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More Than 10 Cases of Self-Expression in English

Express yourself in more than 10 cases in English


We offer here a case study lesson tailored to each person's needs, with More than 10 cases of self-expression in English.

Self-Expression when you talk while watching TV


We all watch a lot of TV - now you can talk about it too!. Here are some phrases:

  • What's on tonight?
  • What's on the other side?
  • It's starting!
  • Where's the remote?
  • It's a repeat.
  • This is a load of rubbish.
  • Quiet! I'm trying to watch this.
  • Are you watching or can I turn over?
  • I've set the video.
  • My programme's on in a minute.

Self-Expression when talking about the weather


It can be very cold, here are some useful phrases to talk about the weather: 

  • It's freezing outside!
  • It's a bit chilly.
  • It's cold.
  • It's Arctic out there.
  • It's quite fresh.
  • You can see your breath in the air.
  • It's below zero.
  • It must be minus five or more.
  • It's pretty frosty today.
  • My car's iced up, it's that cold.

Self-Expression when telling people about your work


When people ask you "What do you do?", there are different ways you can answer it, in all the examples below the speaker is the sales person.

  • I'm a sales man.
  • I'm in the sales.
  • I work as a sales man.
  • I'm a professional sales man.
  • I do a bit of sales man.
  • I'm in the sales man business.
  • I sell for a living.
  • I work for sales.
  • My day job is Sales man.
  • I earn my living as a Sales man.


Self-Expression when asked about last night


It's normal to meet your friends and colleagues, and ask them what they did the night before, unless of course you're with them! 

Here are some phrases:

  • What did you do last night?
  • Did you do anything last night?
  • What did you get up to last night?
  • Did you go out last night?
  • How was last night? Do anything?
  • How was your night last night?
  • Do anything special last night?
  • Was last night a good one?
  • Did you have fun last night?
  • Did you have a fun time last night?


Self-Expression when expressing a desire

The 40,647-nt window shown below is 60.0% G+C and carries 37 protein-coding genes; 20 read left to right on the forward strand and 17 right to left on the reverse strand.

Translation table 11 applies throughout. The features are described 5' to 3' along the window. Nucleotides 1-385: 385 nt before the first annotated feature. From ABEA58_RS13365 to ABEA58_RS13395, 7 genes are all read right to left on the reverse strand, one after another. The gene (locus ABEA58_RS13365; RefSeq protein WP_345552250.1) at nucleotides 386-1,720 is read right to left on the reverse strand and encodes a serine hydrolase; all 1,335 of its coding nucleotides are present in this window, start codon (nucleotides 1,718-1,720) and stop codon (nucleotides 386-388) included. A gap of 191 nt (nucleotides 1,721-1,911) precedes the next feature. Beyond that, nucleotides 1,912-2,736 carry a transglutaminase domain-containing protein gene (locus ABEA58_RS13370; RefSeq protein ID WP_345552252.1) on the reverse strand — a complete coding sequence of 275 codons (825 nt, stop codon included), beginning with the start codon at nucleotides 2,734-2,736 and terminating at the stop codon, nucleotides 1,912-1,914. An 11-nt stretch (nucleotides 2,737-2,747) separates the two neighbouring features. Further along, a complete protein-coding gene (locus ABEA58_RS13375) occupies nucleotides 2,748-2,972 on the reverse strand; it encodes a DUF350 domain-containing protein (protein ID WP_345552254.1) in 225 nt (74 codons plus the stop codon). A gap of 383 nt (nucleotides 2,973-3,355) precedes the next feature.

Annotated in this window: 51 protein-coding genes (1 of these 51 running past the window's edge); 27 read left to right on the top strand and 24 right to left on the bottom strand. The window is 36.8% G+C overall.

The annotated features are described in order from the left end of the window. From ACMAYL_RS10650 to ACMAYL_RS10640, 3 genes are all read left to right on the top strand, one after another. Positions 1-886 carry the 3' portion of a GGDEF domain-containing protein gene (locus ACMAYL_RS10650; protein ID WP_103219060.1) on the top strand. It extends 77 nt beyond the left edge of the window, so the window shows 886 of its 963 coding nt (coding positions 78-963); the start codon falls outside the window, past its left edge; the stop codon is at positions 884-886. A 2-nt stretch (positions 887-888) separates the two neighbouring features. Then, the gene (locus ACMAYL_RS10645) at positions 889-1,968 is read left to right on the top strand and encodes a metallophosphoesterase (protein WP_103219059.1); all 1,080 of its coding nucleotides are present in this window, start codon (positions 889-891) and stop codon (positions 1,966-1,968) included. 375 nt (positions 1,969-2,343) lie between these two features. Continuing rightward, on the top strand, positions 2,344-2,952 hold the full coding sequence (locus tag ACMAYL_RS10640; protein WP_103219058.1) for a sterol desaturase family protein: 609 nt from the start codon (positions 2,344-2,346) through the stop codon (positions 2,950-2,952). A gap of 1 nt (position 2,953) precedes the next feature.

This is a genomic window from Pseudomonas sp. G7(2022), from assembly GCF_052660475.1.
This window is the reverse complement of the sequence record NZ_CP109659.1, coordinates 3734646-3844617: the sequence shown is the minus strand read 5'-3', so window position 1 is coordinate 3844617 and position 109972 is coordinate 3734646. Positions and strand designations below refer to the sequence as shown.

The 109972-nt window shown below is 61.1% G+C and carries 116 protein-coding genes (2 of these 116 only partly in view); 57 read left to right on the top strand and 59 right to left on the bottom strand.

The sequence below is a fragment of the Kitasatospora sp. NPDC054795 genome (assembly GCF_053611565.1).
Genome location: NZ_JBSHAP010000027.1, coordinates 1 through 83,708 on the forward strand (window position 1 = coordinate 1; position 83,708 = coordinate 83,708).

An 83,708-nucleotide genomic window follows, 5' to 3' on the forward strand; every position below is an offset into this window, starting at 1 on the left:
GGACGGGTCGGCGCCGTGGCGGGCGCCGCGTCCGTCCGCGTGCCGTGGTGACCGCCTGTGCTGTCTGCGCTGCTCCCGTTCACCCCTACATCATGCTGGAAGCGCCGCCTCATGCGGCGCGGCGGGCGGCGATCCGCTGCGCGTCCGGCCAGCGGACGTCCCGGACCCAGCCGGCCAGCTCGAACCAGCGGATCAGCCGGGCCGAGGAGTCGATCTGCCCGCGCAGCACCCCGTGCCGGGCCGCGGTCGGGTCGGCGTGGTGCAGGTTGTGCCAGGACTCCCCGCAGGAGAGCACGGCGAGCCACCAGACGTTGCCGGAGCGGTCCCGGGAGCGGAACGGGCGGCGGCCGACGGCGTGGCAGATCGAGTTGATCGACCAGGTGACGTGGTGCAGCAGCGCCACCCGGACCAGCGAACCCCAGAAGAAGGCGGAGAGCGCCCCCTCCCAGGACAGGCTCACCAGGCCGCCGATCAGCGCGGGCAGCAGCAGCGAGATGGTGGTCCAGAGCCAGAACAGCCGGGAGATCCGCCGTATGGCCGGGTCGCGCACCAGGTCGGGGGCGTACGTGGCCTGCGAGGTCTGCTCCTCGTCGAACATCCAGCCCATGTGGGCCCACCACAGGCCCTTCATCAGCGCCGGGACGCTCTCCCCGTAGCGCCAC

We often talk about what we want to eat or drink, sometimes it's in response to an offer.

Sometimes we just say what's on our mind using coffee as an example:

  • Coffee - just what I need.
  • A coffee would be nice.
  • I could do with a coffee.
  • I'd love a cup of coffee.
  • I'm dying for a coffee.
  • I could kill for a cup of coffee.
  • I feel like a cup of coffee.
  • A coffee would go down well now.
  • I really need a cup of coffee.
  • A coffee would really hit the spot.


Self-Expression while driving


You probably know how to drive, but do you know all the English phrases to describe the different things you usually do in the car?

Here are some phrases: 

  • Indicate: Flashing light to show you are turning left or right. 
  • Pull out: It means getting the car off a side road or parking space and starting driving.
  • Drive off: It means to drive a car away from any person or place. 
  • Pull over: It means parking the car on the side of the road.
  • Speed up: It means making the car faster.
  •  Slow down: It means making the car slower. 
  • Step on it: This means putting your foot firmly on the accelerator pedal and making the car move very fast.
  • Slam the brakes on: It means putting your foot firmly on the brakes and making the car slow down too much or come to a stop.
  • Have a near miss:  It's almost when you get into another car accident.
  • Get pulled over: The police stopped your car because you made a mistake.

Express yourself when ordering things


In English it's not really polite to say "I want" so we have many different ways of saying we want something.

Here are the ways: 

  • I'd really like/I'd love a day off.
  • I wouldn't mind a...
  • I could (really) do with a...
  • I could use a...
  • What I'd really like is a...
  • All we need is a day off.